When the gonging gets tough consult an old hand
Wednesday 07 October 1998
I have recently received a letter which I think may be offering me a title of some kind, though it is so vaguely worded that it is hard to be sure. Should I ring up the Palace and ask?
The Hon Hugo Ferris-Wheel writes: No, no, very bad form. Most undignified. What does the letter say? Quote me a bit.
It says, Dear Adam Bellwether, I am very pleased to be able to tell you that you have been chosen as the recipient of a signal honour. Yes, you, Adam Bellwether, have been selected from among thousands of potential candidates to become a member of one of the most distinguished institutes in the world ...
The Hon Hugo Ferris-Wheel writes: Stop there! What you have got is an invitation to become a member of the National Geographic Society.
Oh, yes, you're right. I hadn't read to the end. Sorry. Do you think I should join?
The Hon Hugo Ferris-Wheel writes: Not unless you want to find out more than you need to know about oyster-fishing in Chesapeake Bay, then decide not to renew your annual subscription and then be pursued by them for the rest of your life. Next!
I have received a letter from Downing Street asking me if I want to be knighted in the New Year's Honours List, and warning me that if I mention this to anyone else, the offer will be withdrawn. Is this in fact so?
The Hon Hugo Ferris-Wheel writes: Yes, it is so. In fact, as I am on the selection committee for new knighthoods, I can tell you here and now that the offer is withdrawn.
But hold on a moment! This advice column is meant to help people who have been offered titles! You can't withdraw it just because I asked for advice!
The Hon Hugo Ferris-Wheel writes: Wanna bet? It's a tough old world in the titles racket. Next!
I have been offered a peerage which I intend to turn down as the thought of sharing a dressing room with Melvyn Bragg is more than I can bear, but I would like people to know that I was offered it, so that I can have the kudos without the responsibility. Any suggestions?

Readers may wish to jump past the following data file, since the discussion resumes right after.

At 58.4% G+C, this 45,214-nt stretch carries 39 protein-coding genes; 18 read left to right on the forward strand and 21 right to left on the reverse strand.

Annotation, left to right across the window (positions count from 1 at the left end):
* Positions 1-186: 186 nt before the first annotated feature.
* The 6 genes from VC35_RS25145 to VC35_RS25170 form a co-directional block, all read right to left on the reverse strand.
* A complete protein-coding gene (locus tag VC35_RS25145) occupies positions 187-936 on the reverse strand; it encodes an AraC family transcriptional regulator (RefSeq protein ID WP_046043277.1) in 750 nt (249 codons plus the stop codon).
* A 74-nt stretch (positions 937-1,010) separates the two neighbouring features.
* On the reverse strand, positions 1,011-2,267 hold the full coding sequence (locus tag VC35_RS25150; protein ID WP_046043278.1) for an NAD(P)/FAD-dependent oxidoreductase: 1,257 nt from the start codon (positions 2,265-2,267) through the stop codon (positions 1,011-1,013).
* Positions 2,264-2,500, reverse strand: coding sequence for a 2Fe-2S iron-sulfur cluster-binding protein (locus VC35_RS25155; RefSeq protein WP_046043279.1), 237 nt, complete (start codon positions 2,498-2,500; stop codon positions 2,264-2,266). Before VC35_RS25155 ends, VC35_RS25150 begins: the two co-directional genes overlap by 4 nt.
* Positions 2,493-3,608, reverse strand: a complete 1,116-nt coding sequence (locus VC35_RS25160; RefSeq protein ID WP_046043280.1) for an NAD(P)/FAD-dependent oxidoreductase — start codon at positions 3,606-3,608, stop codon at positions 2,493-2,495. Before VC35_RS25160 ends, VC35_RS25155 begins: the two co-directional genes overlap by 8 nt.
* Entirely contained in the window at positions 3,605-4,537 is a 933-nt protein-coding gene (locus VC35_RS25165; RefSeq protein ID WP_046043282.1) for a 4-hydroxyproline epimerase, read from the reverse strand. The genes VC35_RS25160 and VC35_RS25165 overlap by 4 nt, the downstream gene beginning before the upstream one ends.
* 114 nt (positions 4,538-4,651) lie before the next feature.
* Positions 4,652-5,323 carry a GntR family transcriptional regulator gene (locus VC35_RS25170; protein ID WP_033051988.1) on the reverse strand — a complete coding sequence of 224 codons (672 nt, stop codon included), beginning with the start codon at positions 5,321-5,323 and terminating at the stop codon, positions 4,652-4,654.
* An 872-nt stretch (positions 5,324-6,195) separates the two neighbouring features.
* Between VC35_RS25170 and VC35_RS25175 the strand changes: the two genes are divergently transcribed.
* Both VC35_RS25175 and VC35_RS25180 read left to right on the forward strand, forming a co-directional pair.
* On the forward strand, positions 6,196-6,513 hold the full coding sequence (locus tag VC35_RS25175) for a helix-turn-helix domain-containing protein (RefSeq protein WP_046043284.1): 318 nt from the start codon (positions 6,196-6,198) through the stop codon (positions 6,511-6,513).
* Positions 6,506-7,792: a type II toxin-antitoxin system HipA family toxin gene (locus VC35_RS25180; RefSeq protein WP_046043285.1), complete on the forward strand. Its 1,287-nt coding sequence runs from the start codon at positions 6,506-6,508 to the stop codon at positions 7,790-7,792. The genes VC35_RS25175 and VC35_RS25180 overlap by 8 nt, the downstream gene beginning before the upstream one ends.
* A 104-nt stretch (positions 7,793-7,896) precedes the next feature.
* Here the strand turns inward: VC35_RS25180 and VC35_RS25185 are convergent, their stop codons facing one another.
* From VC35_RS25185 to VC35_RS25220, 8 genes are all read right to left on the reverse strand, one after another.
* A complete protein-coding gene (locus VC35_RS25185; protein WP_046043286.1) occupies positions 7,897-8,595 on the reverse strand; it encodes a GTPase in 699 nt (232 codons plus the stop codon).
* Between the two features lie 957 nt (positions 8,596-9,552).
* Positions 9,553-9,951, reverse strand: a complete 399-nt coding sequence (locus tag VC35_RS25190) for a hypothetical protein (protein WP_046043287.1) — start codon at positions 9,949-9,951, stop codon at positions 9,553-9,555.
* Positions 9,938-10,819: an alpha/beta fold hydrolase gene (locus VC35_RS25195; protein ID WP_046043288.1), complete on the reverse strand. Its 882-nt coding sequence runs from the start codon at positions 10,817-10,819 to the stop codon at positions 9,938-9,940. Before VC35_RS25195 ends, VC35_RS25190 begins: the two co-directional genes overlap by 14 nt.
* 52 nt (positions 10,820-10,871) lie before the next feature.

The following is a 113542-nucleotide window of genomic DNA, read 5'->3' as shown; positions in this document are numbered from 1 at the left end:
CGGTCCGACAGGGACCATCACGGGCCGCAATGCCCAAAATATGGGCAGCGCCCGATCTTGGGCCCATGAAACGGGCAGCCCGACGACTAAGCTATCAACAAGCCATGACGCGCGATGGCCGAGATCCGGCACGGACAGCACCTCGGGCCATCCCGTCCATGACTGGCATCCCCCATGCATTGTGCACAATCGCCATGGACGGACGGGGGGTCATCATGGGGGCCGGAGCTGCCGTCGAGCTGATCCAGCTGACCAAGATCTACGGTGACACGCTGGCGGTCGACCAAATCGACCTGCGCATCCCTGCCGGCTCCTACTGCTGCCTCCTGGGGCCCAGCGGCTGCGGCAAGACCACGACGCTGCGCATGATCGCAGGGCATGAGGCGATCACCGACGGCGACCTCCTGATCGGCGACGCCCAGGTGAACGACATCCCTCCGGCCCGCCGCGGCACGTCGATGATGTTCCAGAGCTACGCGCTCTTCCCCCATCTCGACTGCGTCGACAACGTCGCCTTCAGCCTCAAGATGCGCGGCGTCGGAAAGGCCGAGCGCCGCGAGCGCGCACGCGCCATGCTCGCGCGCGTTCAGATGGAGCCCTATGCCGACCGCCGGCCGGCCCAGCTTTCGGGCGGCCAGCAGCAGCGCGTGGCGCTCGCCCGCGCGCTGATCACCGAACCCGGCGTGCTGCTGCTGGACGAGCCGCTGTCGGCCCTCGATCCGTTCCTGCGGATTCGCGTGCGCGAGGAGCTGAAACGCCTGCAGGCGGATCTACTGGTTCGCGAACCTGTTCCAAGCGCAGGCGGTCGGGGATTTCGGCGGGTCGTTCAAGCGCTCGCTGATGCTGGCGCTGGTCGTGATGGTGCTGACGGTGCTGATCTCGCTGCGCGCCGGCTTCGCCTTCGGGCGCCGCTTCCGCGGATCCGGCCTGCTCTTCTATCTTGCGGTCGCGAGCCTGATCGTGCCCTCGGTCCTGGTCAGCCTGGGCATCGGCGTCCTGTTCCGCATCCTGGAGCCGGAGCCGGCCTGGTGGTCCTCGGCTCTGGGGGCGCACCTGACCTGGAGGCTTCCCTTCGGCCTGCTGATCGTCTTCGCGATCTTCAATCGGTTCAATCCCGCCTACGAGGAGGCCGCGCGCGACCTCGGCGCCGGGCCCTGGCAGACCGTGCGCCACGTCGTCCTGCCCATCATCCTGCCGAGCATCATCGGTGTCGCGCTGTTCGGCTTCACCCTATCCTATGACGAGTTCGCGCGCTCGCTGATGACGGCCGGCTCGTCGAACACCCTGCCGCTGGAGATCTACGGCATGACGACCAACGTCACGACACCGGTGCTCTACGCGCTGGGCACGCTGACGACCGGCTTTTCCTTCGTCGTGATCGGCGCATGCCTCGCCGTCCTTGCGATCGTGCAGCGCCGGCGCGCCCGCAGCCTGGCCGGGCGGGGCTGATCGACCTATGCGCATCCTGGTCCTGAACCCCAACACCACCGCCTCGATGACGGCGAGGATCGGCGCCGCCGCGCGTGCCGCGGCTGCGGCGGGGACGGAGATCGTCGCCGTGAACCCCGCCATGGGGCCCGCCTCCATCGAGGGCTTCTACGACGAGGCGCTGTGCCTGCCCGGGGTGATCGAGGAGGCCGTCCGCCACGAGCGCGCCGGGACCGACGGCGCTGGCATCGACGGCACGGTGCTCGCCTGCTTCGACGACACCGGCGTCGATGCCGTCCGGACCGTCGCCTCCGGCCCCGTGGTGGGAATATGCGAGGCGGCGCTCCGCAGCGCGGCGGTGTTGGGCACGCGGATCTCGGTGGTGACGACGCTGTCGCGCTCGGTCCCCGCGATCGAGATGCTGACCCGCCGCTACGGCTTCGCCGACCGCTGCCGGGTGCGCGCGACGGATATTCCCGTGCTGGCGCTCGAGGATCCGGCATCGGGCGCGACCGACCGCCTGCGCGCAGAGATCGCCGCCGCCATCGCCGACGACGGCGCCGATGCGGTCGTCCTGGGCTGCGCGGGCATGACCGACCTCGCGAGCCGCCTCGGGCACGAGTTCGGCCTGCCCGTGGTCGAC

The Hon Hugo Ferris-Wheel writes: Well, a few years ago I would have said there was no problem. All you had to do was to spread the rumour. Sadly, there have been quite a few cases recently of unscrupulous people telling their circle that they turned down a title when they had never been offered one in the first place. This title thing cuts both ways. Because of all the secrecy, you can never really prove that you have been offered one. By the same token, we can never prove that you haven't.
Well, I have been offered one, and I have accepted and now I can't decide what name to choose for my new peerage. What do you suggest?
The Hon Hugo Ferris-Wheel writes: Lord knows.
The Hon Hugo Ferris-Wheel writes: You're welcome.
When peerages are announced in the New Year's Honours List, the recipients always seem amazed and delighted. But they must have know about it for months, surely?
The Hon Hugo Ferris-Wheel writes: Sure.
But they will have practised spontaneous surprise at knighthood classes, along with learning how to use your title, how not to get your head cut off by the Queen, etc, etc. Time for one more problem, I think.
I was recently privileged to see the Virgin Mary in a vision, and she deigned to offer me an OBE for services to engineering in the New Year's Honour List. I was delighted, of course, but since I am actually an orchestral conductor, I am a bit suspicious about the offer. What do you think?
The Hon Hugo Ferris-Wheel writes: I have looked up this woman in both Debrett's and Burke's, not to mention Who's Who, and can find no trace of her. Clearly a jumped-up confidence trickster of some kind. Have nothing more to do with her.
If you have any inquiries about titles and decorations, why not drop a line and a blank cheque to the Hon Hugo Ferris-Wheel?
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